THIS LESSON TEACHES YOU TO

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10 Δεκ 2013 (πριν από 3 χρόνια και 10 μήνες)

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Building a Simple User Interface

THIS LESSON TEACHES
YOU TO

1.

Create a Linear Layout

2.

Add a Text Field

3.

Add String Resources

4.

Add a Button

5.

Make the Input Box Fill in the Screen Width

YOU SHOULD ALSO READ



Layouts

The graphical user interface for an Android app is built using a hierarchy
of

View

and

ViewGroup

objects.

View

objects are usually UI widgets such as

buttons

or

text
fields

and
ViewGroup

objects are invisible view containers that define how the child views a
re laid out, such as
in a grid or a vertical list.

Android provides an XML vocabulary that corresponds to the subclasses of

View

and

ViewGroup

so you can
define your UI in XML using a hierarchy of UI elements.

Alternative Layouts

Declaring your UI layout in XML rather than runtime code is useful for several reasons, but it's especially important
so
you can create different layouts for different screen sizes. For example, you can create two versions of a layout
and tell the system to use one on "small" screens and the other on "large" screens. For more information, see the
class about

Supporting Different Devices
.


Figure 1.

Illustration of how

ViewGroup

objects form branches in the layout and contain other

View

objects.

In this lesson, you'll create a layout in XML
that includes a text field and a button. In the following lesson, you'll
respond when the button is pressed by sending the content of the text field to another activity.

Create a Linear Layout


Open the

activity_main.xml

file from the

res/layout/

directo
ry.

Note:

In Eclipse, when you open a layout file, you’re first shown the Graphical Layout editor. This is an editor
that helps you build layouts using WYSIWYG tools. For this lesson, you’re going to work directly with the XML,
so click the

activity_main.x
ml

tab at the bottom of the screen to open the XML editor.

The BlankActivity template you chose when you created this project includes the

activity_main.xml

file
with a

RelativeLayout

root view and a

TextView

child view.

First, delete the

<TextView>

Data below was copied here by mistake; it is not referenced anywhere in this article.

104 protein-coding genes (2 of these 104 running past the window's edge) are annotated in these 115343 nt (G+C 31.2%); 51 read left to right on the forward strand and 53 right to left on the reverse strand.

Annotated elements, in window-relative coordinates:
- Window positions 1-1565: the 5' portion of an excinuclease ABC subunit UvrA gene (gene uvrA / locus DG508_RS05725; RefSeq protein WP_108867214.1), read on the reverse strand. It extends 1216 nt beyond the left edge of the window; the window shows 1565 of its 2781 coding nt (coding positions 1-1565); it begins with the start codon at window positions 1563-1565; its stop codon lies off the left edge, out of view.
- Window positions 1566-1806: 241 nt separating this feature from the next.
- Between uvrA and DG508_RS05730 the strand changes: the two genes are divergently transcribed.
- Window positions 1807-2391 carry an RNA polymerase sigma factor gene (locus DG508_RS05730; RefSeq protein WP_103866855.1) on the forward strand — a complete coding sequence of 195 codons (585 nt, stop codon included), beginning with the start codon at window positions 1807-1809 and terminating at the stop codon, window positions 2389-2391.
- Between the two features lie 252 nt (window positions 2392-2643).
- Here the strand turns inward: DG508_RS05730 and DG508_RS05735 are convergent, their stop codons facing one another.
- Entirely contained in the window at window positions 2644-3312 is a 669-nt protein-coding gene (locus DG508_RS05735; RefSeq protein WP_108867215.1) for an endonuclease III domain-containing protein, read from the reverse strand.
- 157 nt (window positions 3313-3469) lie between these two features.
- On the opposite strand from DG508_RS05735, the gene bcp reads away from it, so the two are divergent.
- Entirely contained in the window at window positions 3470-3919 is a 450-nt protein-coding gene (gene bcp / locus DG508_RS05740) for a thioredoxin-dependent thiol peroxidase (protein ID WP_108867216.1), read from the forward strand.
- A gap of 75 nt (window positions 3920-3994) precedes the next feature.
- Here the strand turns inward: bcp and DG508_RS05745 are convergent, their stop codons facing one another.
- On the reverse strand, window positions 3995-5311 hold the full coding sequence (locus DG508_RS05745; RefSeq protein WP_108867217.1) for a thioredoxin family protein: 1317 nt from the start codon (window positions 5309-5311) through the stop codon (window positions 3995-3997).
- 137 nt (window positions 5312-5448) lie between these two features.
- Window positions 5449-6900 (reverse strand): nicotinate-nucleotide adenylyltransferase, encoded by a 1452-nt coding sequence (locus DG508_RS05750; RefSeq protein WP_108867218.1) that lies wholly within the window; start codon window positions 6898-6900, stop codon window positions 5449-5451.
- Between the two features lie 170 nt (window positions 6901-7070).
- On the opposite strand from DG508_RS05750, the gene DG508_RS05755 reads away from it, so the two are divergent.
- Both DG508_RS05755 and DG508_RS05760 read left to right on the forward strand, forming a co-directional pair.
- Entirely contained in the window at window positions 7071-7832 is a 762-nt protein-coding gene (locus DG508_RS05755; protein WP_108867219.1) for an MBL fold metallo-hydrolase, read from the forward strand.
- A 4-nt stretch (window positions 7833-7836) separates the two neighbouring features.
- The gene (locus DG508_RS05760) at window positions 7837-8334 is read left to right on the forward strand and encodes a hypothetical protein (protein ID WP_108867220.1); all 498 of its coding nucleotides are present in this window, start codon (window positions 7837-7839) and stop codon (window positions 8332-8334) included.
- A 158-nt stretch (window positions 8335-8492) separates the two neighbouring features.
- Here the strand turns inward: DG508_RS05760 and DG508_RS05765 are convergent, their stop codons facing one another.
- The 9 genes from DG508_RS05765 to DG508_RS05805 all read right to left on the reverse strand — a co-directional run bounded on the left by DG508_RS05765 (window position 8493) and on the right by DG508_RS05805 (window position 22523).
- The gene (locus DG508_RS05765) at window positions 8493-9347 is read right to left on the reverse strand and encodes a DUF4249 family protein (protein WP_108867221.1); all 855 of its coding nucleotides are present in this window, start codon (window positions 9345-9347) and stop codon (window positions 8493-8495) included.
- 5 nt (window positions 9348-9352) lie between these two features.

elem
ent and change the

<RelativeLayout>

element to

<LinearLayout>
.
Then add the

android:orientation

attribute and set it to

"horizontal"
. The result looks like this:

<?
xml version
=
"1.0"

encoding
=
"utf
-
8"
?>

<LinearLayout

x
mlns:android
=
"http://schemas.android.com/apk/res/android"





xmlns:tools
=
"http://schemas.android.com/tools"





android:layout_width
=
"match_parent"





android:layout_height
=
"match_parent"





android:orientation
=
"horizontal"

>

</LinearLayout>

LinearLayout

is a view group (a subclass of

ViewGroup
) that lays out child views in either a ver
tical or
horizontal orientation, as specified by the

android:orientation

attribute. Each child of
a

LinearLayout
appears on the screen in the order in which it appears in the XML.

The other two attributes,

android:layout_width

and

android:layout_height
, are required for all views
in order to specify their size.

Because the

LinearLayout

is the root view in the layout, it should fill the entire screen area that's available to
the app by setting the width and height to

"match_parent"
. This value declares that
the view should expand
its width or height to

match

the width or height of the parent view.

For more information about layout properties, see the

Layout

guide.

Add a Text F
ield


To create a user
-
editable text field, add an

<EditText>

element inside the

<Li
nearLayout>
.

Like every

View

object, you must define certain XML attributes to specify the

Edi
tText

object's properties.
Here’s how you should declare it inside the

<LinearLayout>

element:





<EditText

android:id
=
"@+id/edit_message"









android:layout_widt
h
=
"wrap_content"









android:layout_height
=
"wrap_content"









android:hint
=
"@string/edit_message"

/>

About resource objects